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Blocking “Rage” Prevents Diabetic Atherosclerosis

Lead Researchers: David Stern, Ann Marie Schmidt

P&S researchers report that they have prevented the accelerated atherosclerosis associated with diabetes in mice by blocking activation of a cell-surface receptor called RAGE. Atherosclerosis is the major cause of death and disability for patients with diabetes, and people with diabetes account for more than half of all heart attacks in the United States.

The research, reported in the September 1998 issue of Nature Medicine, suggests the discovery may provide the basis for new therapeutic strategies. Currently the only treatments for atherosclerosis associated with diabetes are control of blood sugar and conventional treatments for patients without diabetes.

“Our research emphasizes a target that people didn’t consider before. RAGE looks like it is a candidate for future therapy,” says Dr. David Stern, professor of physiology and cellular biophysics and surgery. Dr. Stern and Dr. Ann Marie Schmidt, assistant professor of surgical science and of medicine, led the P&S research team.

Although controlling blood-sugar levels, reducing weight, and lowering cholesterol can help fight blood-vessel disease, atherosclerosis, the buildup of fatty plaques inside blood vessels, remains a serious problem for patients with diabetes. No matter how carefully a patient with diabetes controls blood sugar, levels are bound to rise above optimal at some point. When that occurs, the excess blood sugar reacts with proteins and lipids in a process similar to the browning of food to form molecules known as advanced glycation end products, or AGEs. In 1992, Drs. Schmidt and Stern reported the isolation of a cell-surface receptor on cells of the blood vessel wall to which the AGEs bound. They named it RAGE, for receptor for AGE.

AGEs are found throughout the bodies of patients with diabetes, while RAGE appears to be expressed primarily in diseased tissue. Drs. Stern and Schmidt thought that accelerated atherosclerosis, as well as other complications of diabetes, might be enhanced when AGEs bind to the receptor RAGE.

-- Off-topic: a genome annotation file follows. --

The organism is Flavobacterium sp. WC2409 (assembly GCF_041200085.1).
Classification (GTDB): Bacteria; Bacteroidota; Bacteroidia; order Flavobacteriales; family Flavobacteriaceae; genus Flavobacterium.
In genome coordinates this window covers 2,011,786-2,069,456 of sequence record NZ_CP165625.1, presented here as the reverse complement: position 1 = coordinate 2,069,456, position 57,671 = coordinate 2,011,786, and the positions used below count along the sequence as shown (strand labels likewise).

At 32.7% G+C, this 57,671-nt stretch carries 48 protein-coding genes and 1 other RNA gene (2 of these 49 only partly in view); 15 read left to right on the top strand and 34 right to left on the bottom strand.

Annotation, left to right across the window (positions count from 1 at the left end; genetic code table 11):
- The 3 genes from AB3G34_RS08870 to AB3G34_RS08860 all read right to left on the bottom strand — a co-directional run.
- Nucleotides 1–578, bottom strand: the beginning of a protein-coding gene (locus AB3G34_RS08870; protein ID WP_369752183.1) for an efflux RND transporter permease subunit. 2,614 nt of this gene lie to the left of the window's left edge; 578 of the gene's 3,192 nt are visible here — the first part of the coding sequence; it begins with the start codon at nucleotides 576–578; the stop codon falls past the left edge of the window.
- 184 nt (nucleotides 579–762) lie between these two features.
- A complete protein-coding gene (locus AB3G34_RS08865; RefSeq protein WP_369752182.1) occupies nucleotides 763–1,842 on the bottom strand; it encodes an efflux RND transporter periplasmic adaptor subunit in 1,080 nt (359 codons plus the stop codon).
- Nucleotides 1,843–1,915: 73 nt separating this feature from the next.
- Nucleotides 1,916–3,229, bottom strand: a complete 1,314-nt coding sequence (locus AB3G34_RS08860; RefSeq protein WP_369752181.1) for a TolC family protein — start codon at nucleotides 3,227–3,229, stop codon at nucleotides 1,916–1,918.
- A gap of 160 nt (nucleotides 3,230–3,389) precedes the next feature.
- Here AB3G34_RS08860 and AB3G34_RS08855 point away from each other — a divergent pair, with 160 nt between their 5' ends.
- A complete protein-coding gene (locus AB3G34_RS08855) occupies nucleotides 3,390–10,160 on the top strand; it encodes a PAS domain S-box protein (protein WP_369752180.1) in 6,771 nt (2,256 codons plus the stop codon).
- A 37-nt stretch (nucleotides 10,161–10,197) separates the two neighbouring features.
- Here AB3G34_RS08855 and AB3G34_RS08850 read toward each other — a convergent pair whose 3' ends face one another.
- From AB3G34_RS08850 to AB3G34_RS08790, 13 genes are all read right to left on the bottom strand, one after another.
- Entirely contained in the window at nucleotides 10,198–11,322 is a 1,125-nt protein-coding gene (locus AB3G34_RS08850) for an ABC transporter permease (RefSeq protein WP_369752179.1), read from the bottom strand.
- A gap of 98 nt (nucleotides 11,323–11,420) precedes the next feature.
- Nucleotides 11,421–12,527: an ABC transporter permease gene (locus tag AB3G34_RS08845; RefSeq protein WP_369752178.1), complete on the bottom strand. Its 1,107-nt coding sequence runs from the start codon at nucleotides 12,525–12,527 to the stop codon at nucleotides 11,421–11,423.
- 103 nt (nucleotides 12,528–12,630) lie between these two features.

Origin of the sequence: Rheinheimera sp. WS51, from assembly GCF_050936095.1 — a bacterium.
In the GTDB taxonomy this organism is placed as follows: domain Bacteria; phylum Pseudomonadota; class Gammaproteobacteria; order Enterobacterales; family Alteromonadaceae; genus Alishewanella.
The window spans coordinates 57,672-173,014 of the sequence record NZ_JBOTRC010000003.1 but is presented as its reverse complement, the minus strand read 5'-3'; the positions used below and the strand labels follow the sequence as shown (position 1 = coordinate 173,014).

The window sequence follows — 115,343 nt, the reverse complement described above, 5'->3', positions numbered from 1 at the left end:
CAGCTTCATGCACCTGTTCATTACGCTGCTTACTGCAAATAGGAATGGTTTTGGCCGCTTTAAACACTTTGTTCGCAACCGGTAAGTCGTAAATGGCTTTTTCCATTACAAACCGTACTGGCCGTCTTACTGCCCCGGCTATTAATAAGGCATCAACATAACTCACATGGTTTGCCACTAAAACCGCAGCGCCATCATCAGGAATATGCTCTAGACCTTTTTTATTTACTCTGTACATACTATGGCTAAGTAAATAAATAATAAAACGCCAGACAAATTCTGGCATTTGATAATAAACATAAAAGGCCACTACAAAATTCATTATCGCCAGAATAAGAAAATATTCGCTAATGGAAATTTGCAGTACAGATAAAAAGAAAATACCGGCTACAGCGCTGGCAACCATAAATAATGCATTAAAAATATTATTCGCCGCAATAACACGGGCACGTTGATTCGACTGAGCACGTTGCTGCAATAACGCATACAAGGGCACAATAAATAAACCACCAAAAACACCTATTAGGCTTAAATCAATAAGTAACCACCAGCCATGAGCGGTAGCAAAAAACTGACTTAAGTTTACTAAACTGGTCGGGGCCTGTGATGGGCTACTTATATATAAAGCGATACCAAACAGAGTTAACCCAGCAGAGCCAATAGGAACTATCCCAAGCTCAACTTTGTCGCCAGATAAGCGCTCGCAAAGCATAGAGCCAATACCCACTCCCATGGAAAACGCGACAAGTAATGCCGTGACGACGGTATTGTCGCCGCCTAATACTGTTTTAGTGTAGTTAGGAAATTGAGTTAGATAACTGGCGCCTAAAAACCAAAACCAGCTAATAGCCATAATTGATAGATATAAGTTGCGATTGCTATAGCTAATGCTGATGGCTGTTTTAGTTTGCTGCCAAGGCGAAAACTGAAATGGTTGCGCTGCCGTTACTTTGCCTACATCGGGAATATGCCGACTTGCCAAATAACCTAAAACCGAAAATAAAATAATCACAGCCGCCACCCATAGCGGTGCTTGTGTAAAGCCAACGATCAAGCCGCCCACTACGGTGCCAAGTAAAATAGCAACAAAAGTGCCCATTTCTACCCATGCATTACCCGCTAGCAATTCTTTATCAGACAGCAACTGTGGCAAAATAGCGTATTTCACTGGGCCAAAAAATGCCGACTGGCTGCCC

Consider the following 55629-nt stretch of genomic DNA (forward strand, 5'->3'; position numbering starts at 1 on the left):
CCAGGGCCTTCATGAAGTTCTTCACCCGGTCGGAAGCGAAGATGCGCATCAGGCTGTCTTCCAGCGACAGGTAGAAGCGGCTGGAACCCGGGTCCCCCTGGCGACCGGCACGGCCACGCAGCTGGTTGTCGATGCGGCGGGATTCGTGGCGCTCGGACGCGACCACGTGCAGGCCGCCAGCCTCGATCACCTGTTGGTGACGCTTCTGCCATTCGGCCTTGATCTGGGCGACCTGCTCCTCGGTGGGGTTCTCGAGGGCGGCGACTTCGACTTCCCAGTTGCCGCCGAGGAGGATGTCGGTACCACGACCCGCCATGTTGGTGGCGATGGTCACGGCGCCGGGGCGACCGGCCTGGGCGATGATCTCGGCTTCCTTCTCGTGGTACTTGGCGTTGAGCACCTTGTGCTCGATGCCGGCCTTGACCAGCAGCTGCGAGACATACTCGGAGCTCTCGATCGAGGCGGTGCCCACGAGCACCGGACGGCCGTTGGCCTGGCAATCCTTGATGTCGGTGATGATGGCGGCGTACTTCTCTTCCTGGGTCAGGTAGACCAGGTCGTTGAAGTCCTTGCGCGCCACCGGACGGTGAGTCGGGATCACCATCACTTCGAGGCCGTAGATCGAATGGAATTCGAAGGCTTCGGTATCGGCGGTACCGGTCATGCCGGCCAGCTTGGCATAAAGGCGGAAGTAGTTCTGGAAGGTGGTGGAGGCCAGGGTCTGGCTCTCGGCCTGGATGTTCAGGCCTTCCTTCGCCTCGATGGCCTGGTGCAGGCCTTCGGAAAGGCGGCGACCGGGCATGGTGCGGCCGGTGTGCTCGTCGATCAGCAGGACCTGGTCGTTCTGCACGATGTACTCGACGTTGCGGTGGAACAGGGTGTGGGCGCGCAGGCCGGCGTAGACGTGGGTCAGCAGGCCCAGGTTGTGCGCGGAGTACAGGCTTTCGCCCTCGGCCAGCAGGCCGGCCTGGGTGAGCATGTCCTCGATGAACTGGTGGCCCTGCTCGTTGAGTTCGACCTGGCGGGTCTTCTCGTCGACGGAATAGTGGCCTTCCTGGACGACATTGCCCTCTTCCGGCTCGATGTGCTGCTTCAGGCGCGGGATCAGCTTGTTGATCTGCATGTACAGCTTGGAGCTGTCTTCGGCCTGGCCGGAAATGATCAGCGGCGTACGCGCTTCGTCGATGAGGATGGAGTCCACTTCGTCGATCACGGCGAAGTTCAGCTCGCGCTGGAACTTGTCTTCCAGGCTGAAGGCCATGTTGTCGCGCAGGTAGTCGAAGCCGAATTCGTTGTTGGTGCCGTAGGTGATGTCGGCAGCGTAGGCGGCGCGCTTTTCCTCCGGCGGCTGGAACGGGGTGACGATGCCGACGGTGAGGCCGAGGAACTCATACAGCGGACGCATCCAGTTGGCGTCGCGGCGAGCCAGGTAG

To test their theory, they first had to develop an animal model of advanced and accelerated atherosclerosis in diabetes. They used genetically engineered mice prone to atherosclerosis. They induced diabetes by giving the mice streptozotocin, after which they developed atherosclerosis more rapidly and severely.

To prevent the AGEs from binding to the receptor RAGE, Drs. Schmidt and Stern injected the mice with a fragment of RAGE that extends outside the cell and binds the AGEs. This fragment of RAGE is termed soluble or sRAGE. The recombinant protein sRAGE bound to AGEs, thus preventing them from activating RAGE receptors on cells of the blood vessel wall.

“We call sRAGE a decoy because it offers a false target for AGEs. It prevents AGEs from reaching cellular receptors where they can profoundly disturb cellular functions for extended periods,” says Dr. Schmidt.

The decoys worked. Atherosclerosis among the diabetic mice dropped to the levels normally seen in the non-diabetic control mice. The sRAGE in effect prevented any atherosclerosis associated with diabetes. Furthermore, it did so without any apparent side effects.

“The study shows that the AGE/RAGE connection is crucial to the development of atherosclerosis in diabetes,” says Dr. Schmidt.

sRAGE is probably too large a molecule to be easily used as a medication on a regular basis by patients with diabetes. The researchers are now working to pinpoint the precise portions of the AGE and RAGE molecules that bind to each other so they can develop low molecular weight inhibitors that will share the protective effects of sRAGE.

Applications of RAGE blockade to other complications of diabetes have already produced encouraging results for enhancing wound repair and diminishing periodontal disease in animal models of diabetes. “We hope that this work will provide the basis for a new therapeutic strategy to help our patients with diabetes,” says Dr. Stern.

The research was funded by grants from the NIH, the Juvenile Diabetes Foundation, and the surgical research fund of the Columbia-Presbyterian Department of Surgery.

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